This short novel begins with the narrator explaining to the reader that they are moving into a journey at the behest of “The League” a mysterious organization that is concerned with Eastern religion, enlightenment, and a code of sorts. Our narrator also realizes that something has failed in his journey and he is investigating what that is. His journey to the East, however, also starts and ends in the southern part of Germany, not expressly known for being a haven of Eastern religion, and so while he investigates his own journey, it quickly becomes apparent that Germans (or in this case specifically Swabians) training Germans in the art of Eastern religion might yield limited results. Germany, land of the Protestant Reformation, and all that.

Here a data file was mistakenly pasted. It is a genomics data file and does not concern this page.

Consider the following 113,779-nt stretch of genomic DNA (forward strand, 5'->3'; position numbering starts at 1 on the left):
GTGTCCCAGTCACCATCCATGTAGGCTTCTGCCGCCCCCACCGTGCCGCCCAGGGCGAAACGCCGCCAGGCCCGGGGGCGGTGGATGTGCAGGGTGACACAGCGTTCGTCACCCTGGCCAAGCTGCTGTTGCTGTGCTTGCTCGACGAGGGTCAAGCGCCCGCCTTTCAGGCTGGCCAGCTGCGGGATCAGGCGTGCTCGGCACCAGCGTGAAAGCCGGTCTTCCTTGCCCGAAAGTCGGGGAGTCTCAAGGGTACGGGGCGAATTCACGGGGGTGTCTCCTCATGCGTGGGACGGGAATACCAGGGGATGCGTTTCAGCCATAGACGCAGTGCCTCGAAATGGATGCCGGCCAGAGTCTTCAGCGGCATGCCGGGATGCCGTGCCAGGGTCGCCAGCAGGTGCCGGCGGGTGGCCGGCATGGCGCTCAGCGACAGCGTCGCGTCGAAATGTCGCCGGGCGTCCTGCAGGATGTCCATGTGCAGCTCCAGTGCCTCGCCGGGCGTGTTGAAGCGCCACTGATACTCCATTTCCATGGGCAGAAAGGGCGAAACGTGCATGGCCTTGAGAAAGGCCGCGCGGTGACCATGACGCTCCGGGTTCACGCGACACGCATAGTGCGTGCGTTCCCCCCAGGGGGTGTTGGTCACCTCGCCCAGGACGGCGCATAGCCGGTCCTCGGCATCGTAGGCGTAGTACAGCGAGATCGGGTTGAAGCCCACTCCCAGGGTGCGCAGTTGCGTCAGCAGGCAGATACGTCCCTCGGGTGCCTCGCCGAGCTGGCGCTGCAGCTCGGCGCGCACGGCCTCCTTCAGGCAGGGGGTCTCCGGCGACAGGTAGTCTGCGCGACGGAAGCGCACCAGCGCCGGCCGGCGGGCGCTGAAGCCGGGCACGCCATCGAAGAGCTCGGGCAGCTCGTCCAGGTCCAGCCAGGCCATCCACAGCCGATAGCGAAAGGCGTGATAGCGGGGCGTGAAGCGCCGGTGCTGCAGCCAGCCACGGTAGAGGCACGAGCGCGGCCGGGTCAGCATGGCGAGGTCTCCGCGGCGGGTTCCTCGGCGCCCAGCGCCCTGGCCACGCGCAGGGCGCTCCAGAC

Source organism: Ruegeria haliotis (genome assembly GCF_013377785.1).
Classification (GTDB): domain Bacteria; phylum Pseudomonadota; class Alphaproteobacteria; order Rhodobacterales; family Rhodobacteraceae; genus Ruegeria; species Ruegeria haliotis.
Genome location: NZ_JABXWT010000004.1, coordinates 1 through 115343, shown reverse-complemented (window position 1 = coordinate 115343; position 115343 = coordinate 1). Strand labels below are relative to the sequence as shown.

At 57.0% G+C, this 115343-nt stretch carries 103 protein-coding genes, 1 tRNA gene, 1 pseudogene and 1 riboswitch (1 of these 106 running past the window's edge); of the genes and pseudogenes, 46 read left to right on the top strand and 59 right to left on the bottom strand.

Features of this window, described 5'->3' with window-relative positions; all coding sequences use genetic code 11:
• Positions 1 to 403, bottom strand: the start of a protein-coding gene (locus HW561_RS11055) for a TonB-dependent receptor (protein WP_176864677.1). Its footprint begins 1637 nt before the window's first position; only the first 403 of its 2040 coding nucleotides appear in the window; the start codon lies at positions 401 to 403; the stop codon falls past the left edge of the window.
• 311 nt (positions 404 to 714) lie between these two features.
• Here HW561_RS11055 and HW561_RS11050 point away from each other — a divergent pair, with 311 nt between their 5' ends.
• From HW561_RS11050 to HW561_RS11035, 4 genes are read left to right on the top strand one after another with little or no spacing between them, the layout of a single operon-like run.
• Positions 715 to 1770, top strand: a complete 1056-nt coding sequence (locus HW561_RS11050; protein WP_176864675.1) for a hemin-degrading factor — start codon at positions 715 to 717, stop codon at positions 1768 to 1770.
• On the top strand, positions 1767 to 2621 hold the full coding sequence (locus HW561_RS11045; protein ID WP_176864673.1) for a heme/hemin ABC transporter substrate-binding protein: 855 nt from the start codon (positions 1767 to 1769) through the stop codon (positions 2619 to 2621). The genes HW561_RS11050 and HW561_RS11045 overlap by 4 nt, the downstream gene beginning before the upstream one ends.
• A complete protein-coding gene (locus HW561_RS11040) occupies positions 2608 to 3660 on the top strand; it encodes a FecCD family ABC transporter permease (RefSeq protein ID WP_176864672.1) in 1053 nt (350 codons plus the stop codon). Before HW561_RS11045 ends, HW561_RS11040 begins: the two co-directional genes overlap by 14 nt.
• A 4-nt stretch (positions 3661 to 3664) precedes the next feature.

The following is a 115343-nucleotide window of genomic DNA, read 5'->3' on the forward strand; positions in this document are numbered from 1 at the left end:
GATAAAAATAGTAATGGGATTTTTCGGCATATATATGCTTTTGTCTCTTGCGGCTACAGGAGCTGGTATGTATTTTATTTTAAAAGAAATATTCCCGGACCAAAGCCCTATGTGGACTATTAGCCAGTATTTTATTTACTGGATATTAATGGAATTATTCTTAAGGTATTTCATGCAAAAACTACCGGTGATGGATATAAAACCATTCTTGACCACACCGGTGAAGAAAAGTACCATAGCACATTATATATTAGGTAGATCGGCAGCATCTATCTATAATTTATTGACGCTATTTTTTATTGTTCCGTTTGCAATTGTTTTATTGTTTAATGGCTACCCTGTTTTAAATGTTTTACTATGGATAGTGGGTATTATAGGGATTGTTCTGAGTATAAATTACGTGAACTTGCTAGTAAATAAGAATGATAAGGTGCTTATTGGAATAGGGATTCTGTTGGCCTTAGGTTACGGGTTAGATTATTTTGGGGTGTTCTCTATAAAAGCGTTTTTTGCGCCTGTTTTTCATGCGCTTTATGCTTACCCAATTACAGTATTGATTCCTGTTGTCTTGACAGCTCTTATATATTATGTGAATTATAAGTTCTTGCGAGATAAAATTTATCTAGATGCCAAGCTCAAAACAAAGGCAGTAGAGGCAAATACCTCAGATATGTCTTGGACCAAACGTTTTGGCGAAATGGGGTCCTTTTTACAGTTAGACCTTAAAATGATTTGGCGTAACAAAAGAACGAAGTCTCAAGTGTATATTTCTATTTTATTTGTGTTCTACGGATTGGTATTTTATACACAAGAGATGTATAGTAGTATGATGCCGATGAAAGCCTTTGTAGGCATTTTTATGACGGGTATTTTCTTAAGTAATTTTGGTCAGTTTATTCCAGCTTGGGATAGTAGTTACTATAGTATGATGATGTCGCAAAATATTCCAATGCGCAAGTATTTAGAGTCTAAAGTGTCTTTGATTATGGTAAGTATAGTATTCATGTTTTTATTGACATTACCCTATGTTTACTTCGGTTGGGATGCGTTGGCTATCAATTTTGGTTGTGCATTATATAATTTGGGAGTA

The journey is ultimately a failure and our narrator is removed from the League, but I would like to think that he understands the inherent failure of the league to adequately deal with his spiritual needs. Like in Siddhartha, our narrator cannot seem to escape the trappings of the West, in looking to the East.
What feels most interesting to me, and this novel is somewhat autobiographical, is how mysterious this all feels. There’s an element of Kafka in these pages and the League is treated with a kind of ironic seriousness. It’s almost the literary equivalent of “hobby drama” but then again, so is all religious intrigue that doesn’t blend into or bleed over into governmental control. The amount of paranoiac feeling contained in this little book is quite rich for how limited the viewpoint feels.